“China’s inflation rate may climb to a six-year high by the end of this quarter as raw material prices increase amid an investment boom, a state researcher said. Consumer prices may rise 2 percent from a year earlier by the end of December.” “South Korean producer prices rose in October at their fastest pace in seven months…” “Russian consumer prices rose in October at the fastest rate in six months, led by prices for wheat and grain.” “Taiwan’s consumer prices in October posted their biggest gains in seven months…” “Philippine inflation accelerated in October to its fastest in three months as oil refiners raised prices to reflect higher crude costs and peso weakness... Even as inflation gathers pace and the peso slides, the central bank said it plans to keep its key overnight interest rates at decade lows until the May general election.” Nov. 6: U.K. shop prices grew at the fastest pace on record last month, the British Retail Consortium said. Prices grew 2.4 percent in October from a year ago, the biggest annual gain since the survey began in 1997. Prices rose 1.4 percent in the month.”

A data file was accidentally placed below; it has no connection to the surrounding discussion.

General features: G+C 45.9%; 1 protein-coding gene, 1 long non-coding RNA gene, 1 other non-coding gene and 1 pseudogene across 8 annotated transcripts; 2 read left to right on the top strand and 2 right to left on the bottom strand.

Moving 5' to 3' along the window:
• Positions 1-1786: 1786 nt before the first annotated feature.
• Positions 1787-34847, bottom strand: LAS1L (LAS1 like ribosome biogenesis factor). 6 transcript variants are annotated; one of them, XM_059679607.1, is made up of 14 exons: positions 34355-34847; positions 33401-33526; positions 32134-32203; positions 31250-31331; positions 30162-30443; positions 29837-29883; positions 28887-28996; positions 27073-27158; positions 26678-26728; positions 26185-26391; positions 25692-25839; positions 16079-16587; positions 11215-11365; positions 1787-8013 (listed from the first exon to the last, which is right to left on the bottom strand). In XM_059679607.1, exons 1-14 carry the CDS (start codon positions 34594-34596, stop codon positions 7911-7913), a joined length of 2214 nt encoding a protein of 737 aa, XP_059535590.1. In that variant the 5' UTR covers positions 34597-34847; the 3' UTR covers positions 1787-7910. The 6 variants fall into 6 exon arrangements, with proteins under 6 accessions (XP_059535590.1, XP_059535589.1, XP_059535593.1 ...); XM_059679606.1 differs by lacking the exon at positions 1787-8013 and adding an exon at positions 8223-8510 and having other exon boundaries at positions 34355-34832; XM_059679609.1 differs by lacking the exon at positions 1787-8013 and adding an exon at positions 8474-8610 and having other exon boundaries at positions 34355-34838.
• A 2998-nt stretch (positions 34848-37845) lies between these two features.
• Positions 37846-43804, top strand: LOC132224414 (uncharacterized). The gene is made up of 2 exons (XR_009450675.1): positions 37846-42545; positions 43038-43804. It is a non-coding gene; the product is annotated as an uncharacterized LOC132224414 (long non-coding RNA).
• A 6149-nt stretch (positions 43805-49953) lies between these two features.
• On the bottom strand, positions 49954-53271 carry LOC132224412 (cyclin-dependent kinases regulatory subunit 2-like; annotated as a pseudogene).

November 4 – The Wall Street Journal (Robert Guy Matthews): “A recent surge in ocean-shipping rates to their highest levels in decades is adding upward pressure on already rising commodity prices that could push up the cost of imported goods in the U.S. and other countries. With the demand for seafaring vessels far outstripping supply, the cost of shipping iron ore, soybeans, coal and other commodities used in the manufacture of a wide range of goods has nearly tripled this year. The Baltic Dry Index, the key industry indicator for commodity freight rates, has doubled in just the last two months. Industry officials say there are no signs of relief on the horizon in terms of lower prices or additional supplies of vessels… China’s surging economy is creating a huge demand for ships to import the basic raw materials the country needs to build infrastructure, supply its massive manufacturing sector and satisfy a growing consumer market… Although ships come in different sizes and shapes, the current spot cost to rent a typical bulk ship -- the length of between two and three football fields -- to ferry coal or iron ore is about $75,000 a day, say traders and shipbrokers. That compares with $20,000 to $28,000 a day in January.”